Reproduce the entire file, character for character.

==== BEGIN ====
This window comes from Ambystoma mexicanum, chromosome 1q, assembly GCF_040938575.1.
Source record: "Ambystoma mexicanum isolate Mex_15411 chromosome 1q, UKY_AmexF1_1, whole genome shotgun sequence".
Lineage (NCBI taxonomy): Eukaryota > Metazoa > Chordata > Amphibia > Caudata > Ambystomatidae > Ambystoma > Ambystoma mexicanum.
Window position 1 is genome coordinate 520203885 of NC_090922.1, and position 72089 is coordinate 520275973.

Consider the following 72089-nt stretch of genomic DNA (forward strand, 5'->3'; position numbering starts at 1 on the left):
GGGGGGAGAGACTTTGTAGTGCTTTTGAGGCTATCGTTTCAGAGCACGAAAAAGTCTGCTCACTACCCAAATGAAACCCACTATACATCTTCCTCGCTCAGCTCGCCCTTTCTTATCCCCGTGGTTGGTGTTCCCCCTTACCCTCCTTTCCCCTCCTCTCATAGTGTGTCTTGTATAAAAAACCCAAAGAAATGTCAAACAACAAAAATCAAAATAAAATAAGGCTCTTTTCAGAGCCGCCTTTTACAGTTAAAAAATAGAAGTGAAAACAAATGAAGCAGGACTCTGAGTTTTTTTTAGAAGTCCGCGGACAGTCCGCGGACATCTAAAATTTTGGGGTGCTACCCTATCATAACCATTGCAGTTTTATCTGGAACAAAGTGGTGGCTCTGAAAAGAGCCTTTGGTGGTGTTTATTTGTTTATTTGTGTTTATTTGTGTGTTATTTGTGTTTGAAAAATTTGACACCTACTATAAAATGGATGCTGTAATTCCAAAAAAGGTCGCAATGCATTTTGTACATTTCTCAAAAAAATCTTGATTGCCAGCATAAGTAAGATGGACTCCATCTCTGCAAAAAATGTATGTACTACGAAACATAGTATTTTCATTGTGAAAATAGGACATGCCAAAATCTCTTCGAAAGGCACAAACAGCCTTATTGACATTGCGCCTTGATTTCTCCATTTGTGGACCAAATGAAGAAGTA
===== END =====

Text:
This window comes from Ambystoma mexicanum, chromosome 1q, assembly GCF_040938575.1.
Source record: "Ambystoma mexicanum isolate Mex_15411 chromosome 1q, UKY_AmexF1_1, whole genome shotgun sequence".
Lineage (NCBI taxonomy): Eukaryota > Metazoa > Chordata > Amphibia > Caudata > Ambystomatidae > Ambystoma > Ambystoma mexicanum.
Window position 1 is genome coordinate 520203885 of NC_090922.1, and position 72089 is coordinate 520275973.

Consider the following 72089-nt stretch of genomic DNA (forward strand, 5'->3'; position numbering starts at 1 on the left):
GGGGGGAGAGACTTTGTAGTGCTTTTGAGGCTATCGTTTCAGAGCACGAAAAAGTCTGCTCACTACCCAAATGAAACCCACTATACATCTTCCTCGCTCAGCTCGCCCTTTCTTATCCCCGTGGTTGGTGTTCCCCCTTACCCTCCTTTCCCCTCCTCTCATAGTGTGTCTTGTATAAAAAACCCAAAGAAATGTCAAACAACAAAAATCAAAATAAAATAAGGCTCTTTTCAGAGCCGCCTTTTACAGTTAAAAAATAGAAGTGAAAACAAATGAAGCAGGACTCTGAGTTTTTTTTAGAAGTCCGCGGACAGTCCGCGGACATCTAAAATTTTGGGGTGCTACCCTATCATAACCATTGCAGTTTTATCTGGAACAAAGTGGTGGCTCTGAAAAGAGCCTTTGGTGGTGTTTATTTGTTTATTTGTGTTTATTTGTGTGTTATTTGTGTTTGAAAAATTTGACACCTACTATAAAATGGATGCTGTAATTCCAAAAAAGGTCGCAATGCATTTTGTACATTTCTCAAAAAAATCTTGATTGCCAGCATAAGTAAGATGGACTCCATCTCTGCAAAAAATGTATGTACTACGAAACATAGTATTTTCATTGTGAAAATAGGACATGCCAAAATCTCTTCGAAAGGCACAAACAGCCTTATTGACATTGCGCCTTGATTTCTCCATTTGTGGACCAAATGAAGAAGTA